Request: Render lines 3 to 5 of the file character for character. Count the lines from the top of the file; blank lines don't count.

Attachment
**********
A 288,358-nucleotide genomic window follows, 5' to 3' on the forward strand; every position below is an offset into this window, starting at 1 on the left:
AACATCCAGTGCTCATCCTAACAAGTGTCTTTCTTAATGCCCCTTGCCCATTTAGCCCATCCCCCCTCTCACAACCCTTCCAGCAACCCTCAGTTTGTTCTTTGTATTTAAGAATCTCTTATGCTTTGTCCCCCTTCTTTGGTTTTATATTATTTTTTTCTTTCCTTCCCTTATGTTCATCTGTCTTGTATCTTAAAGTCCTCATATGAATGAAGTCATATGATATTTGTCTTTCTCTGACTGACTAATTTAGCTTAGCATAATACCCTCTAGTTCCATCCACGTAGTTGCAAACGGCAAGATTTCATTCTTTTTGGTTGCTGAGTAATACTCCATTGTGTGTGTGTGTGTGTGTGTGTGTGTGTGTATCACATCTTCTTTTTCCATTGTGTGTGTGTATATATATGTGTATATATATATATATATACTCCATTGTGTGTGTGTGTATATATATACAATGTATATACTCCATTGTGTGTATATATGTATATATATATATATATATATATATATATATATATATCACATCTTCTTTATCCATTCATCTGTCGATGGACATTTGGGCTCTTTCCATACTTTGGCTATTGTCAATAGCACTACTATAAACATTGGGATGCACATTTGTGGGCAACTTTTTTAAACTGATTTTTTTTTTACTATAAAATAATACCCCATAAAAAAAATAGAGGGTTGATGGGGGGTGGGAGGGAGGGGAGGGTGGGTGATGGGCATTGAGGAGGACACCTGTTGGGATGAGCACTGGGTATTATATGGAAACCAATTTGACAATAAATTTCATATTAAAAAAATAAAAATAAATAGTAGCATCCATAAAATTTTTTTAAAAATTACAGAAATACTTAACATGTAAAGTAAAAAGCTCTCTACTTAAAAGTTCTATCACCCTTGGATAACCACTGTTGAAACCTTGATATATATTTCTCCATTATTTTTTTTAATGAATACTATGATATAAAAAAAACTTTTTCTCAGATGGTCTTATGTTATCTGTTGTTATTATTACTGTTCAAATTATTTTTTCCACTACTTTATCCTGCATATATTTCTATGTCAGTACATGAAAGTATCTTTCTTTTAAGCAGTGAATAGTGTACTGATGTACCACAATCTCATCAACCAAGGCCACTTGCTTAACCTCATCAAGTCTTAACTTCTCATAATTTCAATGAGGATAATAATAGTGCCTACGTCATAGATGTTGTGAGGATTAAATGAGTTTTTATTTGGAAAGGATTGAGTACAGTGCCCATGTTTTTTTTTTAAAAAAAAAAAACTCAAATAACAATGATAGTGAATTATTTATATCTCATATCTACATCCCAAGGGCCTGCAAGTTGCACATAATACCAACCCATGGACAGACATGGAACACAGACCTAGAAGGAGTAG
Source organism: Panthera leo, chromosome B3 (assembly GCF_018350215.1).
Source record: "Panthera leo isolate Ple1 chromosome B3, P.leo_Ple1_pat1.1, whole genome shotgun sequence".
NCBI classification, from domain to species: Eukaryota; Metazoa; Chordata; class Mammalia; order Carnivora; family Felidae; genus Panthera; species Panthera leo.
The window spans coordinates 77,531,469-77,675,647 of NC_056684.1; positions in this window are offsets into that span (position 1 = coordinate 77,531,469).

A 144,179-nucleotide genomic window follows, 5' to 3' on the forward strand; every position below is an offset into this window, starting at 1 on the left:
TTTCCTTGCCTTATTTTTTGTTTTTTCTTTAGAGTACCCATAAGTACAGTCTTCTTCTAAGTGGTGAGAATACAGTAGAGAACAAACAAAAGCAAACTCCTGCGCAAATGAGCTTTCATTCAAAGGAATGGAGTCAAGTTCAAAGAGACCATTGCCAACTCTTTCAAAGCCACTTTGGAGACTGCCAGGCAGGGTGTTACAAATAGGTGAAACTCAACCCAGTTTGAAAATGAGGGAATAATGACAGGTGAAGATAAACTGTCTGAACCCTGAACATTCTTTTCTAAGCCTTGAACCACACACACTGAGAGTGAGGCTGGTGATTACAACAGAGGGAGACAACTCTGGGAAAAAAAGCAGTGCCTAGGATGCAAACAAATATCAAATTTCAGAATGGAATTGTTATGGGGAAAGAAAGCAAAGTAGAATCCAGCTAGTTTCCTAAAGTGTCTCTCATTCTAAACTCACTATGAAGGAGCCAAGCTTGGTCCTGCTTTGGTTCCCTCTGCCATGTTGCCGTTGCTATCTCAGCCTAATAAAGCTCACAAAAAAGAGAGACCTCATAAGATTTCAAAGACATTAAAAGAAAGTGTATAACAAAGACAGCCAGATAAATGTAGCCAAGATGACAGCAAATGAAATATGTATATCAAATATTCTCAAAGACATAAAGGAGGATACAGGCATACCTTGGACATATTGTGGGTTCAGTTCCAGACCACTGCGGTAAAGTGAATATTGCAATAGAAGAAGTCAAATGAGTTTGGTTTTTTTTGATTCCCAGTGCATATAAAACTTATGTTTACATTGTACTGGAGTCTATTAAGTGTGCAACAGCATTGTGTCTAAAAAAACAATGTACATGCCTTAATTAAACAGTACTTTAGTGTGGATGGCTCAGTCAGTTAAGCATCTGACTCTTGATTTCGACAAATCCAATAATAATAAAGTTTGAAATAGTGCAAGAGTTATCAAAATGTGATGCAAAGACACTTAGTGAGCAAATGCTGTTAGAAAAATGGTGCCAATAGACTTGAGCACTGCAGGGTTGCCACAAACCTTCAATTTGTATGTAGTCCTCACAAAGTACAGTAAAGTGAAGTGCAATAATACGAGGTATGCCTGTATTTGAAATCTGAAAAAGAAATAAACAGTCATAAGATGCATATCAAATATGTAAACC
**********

Source organism: Panthera leo, chromosome B3 (assembly GCF_018350215.1).
Source record: "Panthera leo isolate Ple1 chromosome B3, P.leo_Ple1_pat1.1, whole genome shotgun sequence".
NCBI classification, from domain to species: Eukaryota; Metazoa; Chordata; class Mammalia; order Carnivora; family Felidae; genus Panthera; species Panthera leo.